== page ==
Crossing the Streams: June 2017, by Jim Rohner
Congratulations! With your recent purchase of a brand new Roku/Apple TV/Amazon Fire Stick you’re ready to – as Obi-Wan Kenobi said – take your first step into a larger world. That larger world is, of course, the world of chord cutting in which a seemingly endless supply of streaming apps, services, and content are available instantaneously at your fingertips. But with so many options of things to watch spread out across so many different services changing literally by the day, what’s worth binge watching before it expires and you’d have to – (GASP) – pay for it? Allow Crossing the Streams to be your official guide to what’s worth watching before it expires, what’s just been made available, and what’s just plain damn good.
Watch It Now
I must apologize for the lateness of this month’s blog, which I had intended to write much sooner than I did. Because of my tardiness, you perhaps may not have been informed of the expiring of some titles (4:44 Last Day on Earth or Selma, for instance) or are only now seeing that you don’t have as much time to watch others before the expire shortly. My only hope is that your anger at my tardiness will pale in comparison to the anger of the studios that charge too much for streaming rights that ultimately will lead to the expiring of some of these following titles…
Gladiator (Hulu): In college, it seemed like there were three films that managed to fit in the middle of the Venn Diagram between the circles of “Movies That Bros Like” and “Moves That Film Snobs Like”: Goodfellas, Fight Club, and Gladiator. While I never really understood why cinephiles were drawn to the flame of Maximus Decimus Meridius, father to a murdered son and husband to a murdered wife, to this day I still cannot deny the visual style and sharp eye that Ridley Scott possesses, here brought to life by cinematographer John Mathieson, who would later go on to shoot Scott’s underappreciated Kingdom of Heaven. No matter what, whether you’re a bro who got pumped being serenaded by that Kid Rock trailer or a cinephile choosing to forget that this film was released the same year as Traffic, you can both still answer “yes” to the question of “are you not entertained?” until June 30th.
Beetlejuice (Amazon Prime): Remember the good old days before Tim Burton became a parody of himself, Alec Baldwin was Boss Baby, and the world needed Alejandro González Iñárritu to remind them that Michael Keaton was really good at his job? Beetlejuice is a reminder that at one point, Tim Burton was a masterful, unique mainstream filmmaker, wrapping up darkness and comedy in a bow reminiscent of German Expressionism before any of us were even aware of what German Expressionism was. The tale of the recently deceased Adam and Barbara Maitland (Alec Baldwin and Geena Davis) hiring so-called “bio-exorcist” Betelgeuse (Michael Keaton) to remove the new yuppie tenants of their beloved country home is hilarious, macabre, imaginative, and likely wildly inappropriate for me to have been watching when I was a child. Sadly, saying its name three times likely won’t summon it back from expiring on June 30th.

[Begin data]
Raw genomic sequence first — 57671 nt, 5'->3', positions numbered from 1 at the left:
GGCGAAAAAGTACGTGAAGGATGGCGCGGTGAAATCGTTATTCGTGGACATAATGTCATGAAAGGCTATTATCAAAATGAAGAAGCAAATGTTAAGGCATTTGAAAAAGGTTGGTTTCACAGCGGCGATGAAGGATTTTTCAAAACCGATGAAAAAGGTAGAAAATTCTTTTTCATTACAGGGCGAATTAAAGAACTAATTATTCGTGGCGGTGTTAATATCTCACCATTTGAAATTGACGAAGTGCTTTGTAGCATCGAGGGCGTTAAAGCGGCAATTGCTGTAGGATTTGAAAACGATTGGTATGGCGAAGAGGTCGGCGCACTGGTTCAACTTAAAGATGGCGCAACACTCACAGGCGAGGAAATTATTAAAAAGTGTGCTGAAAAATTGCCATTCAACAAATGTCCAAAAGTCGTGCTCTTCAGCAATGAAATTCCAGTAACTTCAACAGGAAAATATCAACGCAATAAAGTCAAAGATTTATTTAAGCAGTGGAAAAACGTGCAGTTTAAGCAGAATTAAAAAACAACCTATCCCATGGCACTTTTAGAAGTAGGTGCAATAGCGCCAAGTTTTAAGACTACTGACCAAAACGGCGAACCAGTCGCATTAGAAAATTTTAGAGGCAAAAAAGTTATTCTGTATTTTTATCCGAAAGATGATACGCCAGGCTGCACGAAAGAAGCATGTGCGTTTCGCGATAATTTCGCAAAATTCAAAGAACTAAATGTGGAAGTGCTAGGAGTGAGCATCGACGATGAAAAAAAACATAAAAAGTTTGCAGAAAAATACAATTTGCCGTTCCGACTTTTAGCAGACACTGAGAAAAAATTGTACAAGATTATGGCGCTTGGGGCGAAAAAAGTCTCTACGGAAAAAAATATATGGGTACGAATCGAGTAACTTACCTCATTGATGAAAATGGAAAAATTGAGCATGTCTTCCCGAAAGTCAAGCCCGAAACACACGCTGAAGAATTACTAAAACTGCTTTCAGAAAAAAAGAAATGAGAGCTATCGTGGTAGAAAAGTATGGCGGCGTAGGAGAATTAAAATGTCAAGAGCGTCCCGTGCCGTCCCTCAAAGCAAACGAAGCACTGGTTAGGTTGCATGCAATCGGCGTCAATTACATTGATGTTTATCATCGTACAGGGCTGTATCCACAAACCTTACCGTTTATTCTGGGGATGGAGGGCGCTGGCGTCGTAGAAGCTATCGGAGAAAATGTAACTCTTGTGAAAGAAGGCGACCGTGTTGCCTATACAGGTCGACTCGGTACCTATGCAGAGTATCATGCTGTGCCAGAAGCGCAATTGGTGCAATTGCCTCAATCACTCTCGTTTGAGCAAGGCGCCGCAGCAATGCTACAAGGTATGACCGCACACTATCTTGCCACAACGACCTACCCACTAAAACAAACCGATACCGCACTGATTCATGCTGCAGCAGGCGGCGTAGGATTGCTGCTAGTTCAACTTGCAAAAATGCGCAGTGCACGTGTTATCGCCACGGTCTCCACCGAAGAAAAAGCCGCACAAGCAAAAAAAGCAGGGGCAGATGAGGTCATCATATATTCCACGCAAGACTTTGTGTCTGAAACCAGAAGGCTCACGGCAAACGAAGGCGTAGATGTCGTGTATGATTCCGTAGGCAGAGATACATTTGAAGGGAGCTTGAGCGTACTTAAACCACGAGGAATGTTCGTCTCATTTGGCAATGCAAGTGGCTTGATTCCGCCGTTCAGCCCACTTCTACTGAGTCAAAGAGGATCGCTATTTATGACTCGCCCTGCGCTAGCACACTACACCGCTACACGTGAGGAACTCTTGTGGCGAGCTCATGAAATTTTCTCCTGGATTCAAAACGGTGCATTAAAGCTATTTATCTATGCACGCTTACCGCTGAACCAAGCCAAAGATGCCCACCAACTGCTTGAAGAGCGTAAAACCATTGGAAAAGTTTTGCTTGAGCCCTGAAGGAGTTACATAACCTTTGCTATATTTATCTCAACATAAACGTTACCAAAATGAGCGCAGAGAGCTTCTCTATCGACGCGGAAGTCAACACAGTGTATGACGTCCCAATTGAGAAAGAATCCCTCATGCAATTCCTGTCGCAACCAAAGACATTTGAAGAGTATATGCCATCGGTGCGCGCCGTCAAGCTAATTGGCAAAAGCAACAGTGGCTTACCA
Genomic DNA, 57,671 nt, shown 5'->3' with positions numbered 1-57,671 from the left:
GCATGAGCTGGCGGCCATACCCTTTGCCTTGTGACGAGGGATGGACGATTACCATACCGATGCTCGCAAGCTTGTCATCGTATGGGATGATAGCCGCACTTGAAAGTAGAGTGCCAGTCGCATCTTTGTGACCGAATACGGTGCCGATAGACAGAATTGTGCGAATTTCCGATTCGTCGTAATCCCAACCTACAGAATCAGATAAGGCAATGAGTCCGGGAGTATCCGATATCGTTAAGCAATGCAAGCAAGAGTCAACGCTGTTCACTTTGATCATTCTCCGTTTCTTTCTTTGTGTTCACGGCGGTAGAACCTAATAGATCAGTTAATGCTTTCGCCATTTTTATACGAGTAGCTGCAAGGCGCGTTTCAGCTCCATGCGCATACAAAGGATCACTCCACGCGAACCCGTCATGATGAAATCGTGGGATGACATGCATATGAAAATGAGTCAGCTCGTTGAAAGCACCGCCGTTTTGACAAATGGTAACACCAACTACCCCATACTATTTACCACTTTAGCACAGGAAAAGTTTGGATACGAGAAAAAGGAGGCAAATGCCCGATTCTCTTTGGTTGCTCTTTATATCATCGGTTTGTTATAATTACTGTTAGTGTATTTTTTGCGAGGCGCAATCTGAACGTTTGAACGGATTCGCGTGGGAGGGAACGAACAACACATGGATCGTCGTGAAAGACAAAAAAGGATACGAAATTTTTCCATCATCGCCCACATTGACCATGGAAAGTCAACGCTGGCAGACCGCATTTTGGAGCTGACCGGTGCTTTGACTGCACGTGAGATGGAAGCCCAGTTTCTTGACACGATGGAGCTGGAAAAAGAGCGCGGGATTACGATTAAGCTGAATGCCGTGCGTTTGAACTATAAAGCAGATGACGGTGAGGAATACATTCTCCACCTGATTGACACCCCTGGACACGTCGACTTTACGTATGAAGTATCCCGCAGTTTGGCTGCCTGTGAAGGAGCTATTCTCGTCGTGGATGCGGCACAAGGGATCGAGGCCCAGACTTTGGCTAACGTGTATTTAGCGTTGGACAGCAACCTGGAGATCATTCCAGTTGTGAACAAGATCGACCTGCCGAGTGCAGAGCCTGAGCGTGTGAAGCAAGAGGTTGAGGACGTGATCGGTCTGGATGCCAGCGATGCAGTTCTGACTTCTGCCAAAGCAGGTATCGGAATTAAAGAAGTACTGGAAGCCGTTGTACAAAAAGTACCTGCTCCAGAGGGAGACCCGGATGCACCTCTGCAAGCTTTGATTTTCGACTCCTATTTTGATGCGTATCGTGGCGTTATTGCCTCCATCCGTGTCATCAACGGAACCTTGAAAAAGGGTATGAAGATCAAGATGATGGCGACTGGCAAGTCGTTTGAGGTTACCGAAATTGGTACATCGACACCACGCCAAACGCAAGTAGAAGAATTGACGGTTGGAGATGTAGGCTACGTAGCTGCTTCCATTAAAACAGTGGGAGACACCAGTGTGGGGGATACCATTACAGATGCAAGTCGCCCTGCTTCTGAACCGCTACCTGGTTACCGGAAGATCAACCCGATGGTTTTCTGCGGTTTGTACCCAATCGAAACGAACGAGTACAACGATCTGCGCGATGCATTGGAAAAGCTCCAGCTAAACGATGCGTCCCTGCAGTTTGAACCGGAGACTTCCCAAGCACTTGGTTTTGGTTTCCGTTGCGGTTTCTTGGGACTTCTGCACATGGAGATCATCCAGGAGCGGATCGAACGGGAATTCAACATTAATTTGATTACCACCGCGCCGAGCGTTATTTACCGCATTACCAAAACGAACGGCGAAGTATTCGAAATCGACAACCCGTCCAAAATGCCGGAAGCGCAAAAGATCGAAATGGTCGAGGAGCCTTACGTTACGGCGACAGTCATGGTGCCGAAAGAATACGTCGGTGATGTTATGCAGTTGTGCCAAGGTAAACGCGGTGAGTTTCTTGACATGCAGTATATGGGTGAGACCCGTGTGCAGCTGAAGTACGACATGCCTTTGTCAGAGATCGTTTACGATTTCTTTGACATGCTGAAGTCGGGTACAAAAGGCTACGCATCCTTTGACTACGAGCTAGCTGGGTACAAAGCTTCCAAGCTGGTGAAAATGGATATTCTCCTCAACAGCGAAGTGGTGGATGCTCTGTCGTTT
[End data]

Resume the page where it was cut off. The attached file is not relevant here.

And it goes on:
Hellboy (Amazon Prime): HOT TAKE coming your way: I find Guillermo del Toro to be a bit overrated as a filmmaker (ducks for cover). Don’t get me wrong – I find him to be a talented filmmaker having produced some emotionally and visually stunning work that I truly love (this, Pan’s Labyrinth, The Devil’s Backbone), but his expansive imagination and childlike approach to his stories have produced scripts that I find unfocused (Crimson Peak), bloated (Hellboy II: The Golden Army), or just plain boring (Pacific Rim). Having said that, Hellboy is one of my absolute favorite films of all time, with a script that features a perfect blend of fantastic elements grounded in emotional realism (a touch of Lovecraftian lore will always do it for me as well). Del Toro’s writing and directing combined with Ron Perlman’s portrayal of earnest immaturity make the titular demon’s struggles of trying to fit into a world that doesn’t understand him entirely plausible with themes of self-love, faith, and choice. It may be the decision to end things that makes a man a man, so I’ll leave it up to you decide what kind of man Amazon Prime is by ending the film’s streaming rights on June 30th.
The Wicker Man (Mubi): As a film director, IMDB only credits three films to Robin Hardy as a director: The Wicker Tree, which is a legitimately bad film, The Fantasist, which I have never seen, and The Wicker Man, which is arguably one of the finest cult horror films that was ever made. It was likely his work as a historical novelist that kept him from making more films, but even if his resume was cut short due to tragedy or a Michael Powell-esque career exile, his legacy would forever be cemented by the fact that The Wicker Man is one of the most trippy and bleak horror films that you’ll ever see. The off-kilter tone is immediately set by the plot – a devout Catholic policeman searches an island populated by a fertility cult for a missing girl – and the mood is enhanced as the mystery deepens, supplemented by eerie folk music, occult language and symbolism, and Christopher Lee at the peak of his career as the cult leader. If you’ve never seen the film, I won’t spoil the ending (which you won’t soon forget) but suffice it to say it does for the hymn “The Lord’s My Shepherd” what A Clockwork Orange did for “Singin’ in the Rain.” Streaming on Mubi, which introduces a new film every day and gives viewers 30 days to watch it, The Wicker Man is set to expire on June 26th.